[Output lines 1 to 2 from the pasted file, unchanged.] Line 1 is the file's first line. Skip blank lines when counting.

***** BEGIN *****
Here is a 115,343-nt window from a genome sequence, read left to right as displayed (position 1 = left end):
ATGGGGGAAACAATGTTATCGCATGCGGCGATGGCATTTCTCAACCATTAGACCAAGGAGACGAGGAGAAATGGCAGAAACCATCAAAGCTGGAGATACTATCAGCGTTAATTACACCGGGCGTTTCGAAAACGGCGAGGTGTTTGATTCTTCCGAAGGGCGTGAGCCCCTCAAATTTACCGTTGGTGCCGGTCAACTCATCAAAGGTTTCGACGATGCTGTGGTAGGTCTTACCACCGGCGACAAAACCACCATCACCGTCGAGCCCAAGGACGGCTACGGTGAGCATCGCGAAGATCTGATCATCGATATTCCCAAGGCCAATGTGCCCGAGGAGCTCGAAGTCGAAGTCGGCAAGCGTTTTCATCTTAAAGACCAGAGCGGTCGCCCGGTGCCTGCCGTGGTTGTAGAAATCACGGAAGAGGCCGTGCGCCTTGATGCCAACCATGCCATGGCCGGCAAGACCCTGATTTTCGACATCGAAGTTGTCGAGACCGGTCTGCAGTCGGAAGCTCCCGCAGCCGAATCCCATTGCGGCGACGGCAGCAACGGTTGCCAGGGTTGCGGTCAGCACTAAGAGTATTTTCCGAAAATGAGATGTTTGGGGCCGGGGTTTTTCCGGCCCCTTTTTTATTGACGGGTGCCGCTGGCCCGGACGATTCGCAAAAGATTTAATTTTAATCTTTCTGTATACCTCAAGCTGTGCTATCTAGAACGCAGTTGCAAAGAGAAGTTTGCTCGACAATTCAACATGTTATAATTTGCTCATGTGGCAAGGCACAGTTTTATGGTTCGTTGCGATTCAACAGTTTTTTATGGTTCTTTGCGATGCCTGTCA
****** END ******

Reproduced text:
Here is a 115,343-nt window from a genome sequence, read left to right as displayed (position 1 = left end):
ATGGGGGAAACAATGTTATCGCATGCGGCGATGGCATTTCTCAACCATTAGACCAAGGAGACGAGGAGAAATGGCAGAAACCATCAAAGCTGGAGATACTATCAGCGTTAATTACACCGGGCGTTTCGAAAACGGCGAGGTGTTTGATTCTTCCGAAGGGCGTGAGCCCCTCAAATTTACCGTTGGTGCCGGTCAACTCATCAAAGGTTTCGACGATGCTGTGGTAGGTCTTACCACCGGCGACAAAACCACCATCACCGTCGAGCCCAAGGACGGCTACGGTGAGCATCGCGAAGATCTGATCATCGATATTCCCAAGGCCAATGTGCCCGAGGAGCTCGAAGTCGAAGTCGGCAAGCGTTTTCATCTTAAAGACCAGAGCGGTCGCCCGGTGCCTGCCGTGGTTGTAGAAATCACGGAAGAGGCCGTGCGCCTTGATGCCAACCATGCCATGGCCGGCAAGACCCTGATTTTCGACATCGAAGTTGTCGAGACCGGTCTGCAGTCGGAAGCTCCCGCAGCCGAATCCCATTGCGGCGACGGCAGCAACGGTTGCCAGGGTTGCGGTCAGCACTAAGAGTATTTTCCGAAAATGAGATGTTTGGGGCCGGGGTTTTTCCGGCCCCTTTTTTATTGACGGGTGCCGCTGGCCCGGACGATTCGCAAAAGATTTAATTTTAATCTTTCTGTATACCTCAAGCTGTGCTATCTAGAACGCAGTTGCAAAGAGAAGTTTGCTCGACAATTCAACATGTTATAATTTGCTCATGTGGCAAGGCACAGTTTTATGGTTCGTTGCGATTCAACAGTTTTTTATGGTTCTTTGCGATGCCTGTCA